So, it’s finally happened. As the Premier League January transfer window slams shut, Pierre-Emerick Aubameyang steps into the Arsenal squad. By now, the Gooners will have noted his shirt number with intrigue. The iconic #14, which Thierry Henry wore during his illustrious career with Arsenal, will now be donned by the Gabonese forward. Was it chosen on purpose? Maybe. Most fans, meanwhile, will hope that he will strive to live up to that number’s glory, if not the number of pounds he arrived for.

Much like Henry, Aubameyang cut his teeth in Ligue 1. Both players developed reputations as rapid and ruthless forwards, possessing a keen eye for goal whilst retaining the ability to beat defenders with pace and flair. Aubameyang, as Henry once did, typically operates in a central position but can also feature out on the wing: many Arsenal fans will remember the Frenchman’s uncanny ability to drift in from the left flank, only to fire in an absolute screamer. Aubameyang spent his career at St-Étienne shifting between wide and central roles, replicated at Borussia Dortmund until Robert Lewandowski’s transfer in 2014. Since, the Gabonese international has starred confidently as Dortmund’s main striker, netting 31 goals in 32 games last season, almost all from inside the penalty box, as this Opta map highlights:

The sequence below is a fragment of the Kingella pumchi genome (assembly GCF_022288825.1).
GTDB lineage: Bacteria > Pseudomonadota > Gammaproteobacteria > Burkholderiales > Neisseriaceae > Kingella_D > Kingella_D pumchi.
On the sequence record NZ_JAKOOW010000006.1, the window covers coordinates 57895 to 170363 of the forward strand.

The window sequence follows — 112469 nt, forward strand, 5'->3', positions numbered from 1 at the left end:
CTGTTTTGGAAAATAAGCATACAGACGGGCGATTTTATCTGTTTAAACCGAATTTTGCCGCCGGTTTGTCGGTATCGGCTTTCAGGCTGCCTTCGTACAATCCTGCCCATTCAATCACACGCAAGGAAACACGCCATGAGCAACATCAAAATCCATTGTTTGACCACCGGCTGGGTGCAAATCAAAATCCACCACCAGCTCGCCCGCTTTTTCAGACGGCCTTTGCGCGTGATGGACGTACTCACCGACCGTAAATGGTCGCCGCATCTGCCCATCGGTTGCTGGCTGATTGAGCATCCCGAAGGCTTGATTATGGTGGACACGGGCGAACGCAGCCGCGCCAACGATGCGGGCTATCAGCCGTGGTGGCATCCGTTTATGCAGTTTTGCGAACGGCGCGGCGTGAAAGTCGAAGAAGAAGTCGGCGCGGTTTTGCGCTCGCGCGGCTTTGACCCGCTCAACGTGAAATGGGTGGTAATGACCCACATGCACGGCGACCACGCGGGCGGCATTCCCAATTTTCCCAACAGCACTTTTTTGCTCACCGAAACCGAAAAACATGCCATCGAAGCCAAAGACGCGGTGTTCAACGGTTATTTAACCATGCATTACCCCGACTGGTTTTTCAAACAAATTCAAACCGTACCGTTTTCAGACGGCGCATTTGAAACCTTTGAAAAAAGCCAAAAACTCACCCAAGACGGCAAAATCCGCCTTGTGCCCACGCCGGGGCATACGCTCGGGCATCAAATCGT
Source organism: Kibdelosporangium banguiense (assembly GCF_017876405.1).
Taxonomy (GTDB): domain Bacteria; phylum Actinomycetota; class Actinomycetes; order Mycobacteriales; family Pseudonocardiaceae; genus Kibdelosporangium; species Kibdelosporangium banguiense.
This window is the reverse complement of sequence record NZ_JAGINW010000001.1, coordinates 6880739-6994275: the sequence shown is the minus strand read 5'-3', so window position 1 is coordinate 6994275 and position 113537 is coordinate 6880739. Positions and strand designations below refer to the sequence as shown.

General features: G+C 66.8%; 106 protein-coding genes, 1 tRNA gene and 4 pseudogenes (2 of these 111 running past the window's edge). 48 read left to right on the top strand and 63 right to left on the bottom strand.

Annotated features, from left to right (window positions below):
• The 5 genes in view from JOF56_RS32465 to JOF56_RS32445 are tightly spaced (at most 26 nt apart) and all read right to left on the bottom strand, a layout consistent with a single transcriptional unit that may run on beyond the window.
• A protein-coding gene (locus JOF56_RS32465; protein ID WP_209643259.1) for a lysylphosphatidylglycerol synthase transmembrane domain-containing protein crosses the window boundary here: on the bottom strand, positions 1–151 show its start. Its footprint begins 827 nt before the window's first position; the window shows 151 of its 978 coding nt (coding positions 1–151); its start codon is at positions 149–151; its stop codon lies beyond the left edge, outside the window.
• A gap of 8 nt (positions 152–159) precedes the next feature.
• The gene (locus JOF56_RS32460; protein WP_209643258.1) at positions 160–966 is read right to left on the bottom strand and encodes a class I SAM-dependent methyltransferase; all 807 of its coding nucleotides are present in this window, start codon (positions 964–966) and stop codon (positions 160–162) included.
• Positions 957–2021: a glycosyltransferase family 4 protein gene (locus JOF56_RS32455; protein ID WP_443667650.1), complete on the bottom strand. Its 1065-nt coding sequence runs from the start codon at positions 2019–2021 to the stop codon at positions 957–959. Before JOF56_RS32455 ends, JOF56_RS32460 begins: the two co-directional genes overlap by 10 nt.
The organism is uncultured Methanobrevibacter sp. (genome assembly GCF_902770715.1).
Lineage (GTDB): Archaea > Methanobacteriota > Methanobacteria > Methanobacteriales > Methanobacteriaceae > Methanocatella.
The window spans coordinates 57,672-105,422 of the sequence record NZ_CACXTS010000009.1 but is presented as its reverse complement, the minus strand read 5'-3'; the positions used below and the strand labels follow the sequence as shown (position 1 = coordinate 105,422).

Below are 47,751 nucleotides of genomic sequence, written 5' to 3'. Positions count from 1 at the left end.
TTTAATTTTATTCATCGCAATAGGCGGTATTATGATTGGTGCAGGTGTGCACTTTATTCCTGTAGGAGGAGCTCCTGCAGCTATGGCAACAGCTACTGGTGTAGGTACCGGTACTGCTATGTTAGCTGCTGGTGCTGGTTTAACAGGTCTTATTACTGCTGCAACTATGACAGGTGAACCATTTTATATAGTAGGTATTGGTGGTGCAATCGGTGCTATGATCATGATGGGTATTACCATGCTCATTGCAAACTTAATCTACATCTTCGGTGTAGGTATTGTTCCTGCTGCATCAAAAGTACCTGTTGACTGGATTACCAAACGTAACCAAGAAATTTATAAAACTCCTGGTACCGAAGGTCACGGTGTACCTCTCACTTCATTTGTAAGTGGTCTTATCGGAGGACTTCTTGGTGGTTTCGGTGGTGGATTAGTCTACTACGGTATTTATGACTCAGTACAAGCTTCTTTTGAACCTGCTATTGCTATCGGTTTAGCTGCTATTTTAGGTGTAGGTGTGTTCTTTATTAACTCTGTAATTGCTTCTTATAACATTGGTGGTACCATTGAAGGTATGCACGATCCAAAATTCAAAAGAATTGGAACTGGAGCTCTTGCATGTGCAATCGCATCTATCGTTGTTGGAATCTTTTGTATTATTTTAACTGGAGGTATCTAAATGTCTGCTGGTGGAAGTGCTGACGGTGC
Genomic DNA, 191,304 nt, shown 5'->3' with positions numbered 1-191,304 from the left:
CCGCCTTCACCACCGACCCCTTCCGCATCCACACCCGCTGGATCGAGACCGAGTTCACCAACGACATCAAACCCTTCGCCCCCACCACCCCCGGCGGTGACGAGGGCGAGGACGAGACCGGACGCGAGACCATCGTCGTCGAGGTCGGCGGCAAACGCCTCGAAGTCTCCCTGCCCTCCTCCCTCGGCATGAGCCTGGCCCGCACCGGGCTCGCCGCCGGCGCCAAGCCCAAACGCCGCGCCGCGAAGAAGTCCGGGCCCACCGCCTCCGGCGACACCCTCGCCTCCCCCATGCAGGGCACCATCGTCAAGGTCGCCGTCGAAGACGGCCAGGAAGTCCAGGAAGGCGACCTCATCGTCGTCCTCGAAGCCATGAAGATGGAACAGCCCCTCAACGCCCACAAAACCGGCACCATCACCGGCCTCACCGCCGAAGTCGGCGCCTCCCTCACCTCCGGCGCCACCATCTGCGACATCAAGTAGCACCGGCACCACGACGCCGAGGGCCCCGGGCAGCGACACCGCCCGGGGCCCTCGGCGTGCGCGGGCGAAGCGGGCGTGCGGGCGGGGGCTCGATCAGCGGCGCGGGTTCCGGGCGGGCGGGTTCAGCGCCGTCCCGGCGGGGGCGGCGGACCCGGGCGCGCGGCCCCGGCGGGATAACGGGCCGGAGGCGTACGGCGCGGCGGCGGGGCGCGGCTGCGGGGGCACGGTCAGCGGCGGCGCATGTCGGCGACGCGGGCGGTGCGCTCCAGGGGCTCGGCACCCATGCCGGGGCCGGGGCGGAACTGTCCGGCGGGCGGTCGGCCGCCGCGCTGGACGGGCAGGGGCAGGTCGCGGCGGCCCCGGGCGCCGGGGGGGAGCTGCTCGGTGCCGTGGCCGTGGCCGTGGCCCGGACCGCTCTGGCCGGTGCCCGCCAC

With fellow ex-Dortmund midfielder Henrikh Mkhitaryan brought in as part of the Alexis Sánchez deal, Arsenal now have two players familiar with each other: in the Armenian they have one who can create and one who can score in Aubameyang, or vice versa when required. Underneath the headlines, their signings smack of a hopeful attempt to alleviate Sánchez’s absence, his talismanic presence once required to provide both creative and scoring aspects to Arsenal’s game.

At the same time, Arsène Wenger also has Mesut Özil and Alexandre Lacazette at his disposal, seemingly spoiled for choice in his options. Yet a squad full of stars begs the question: how will they all fit in? Can they?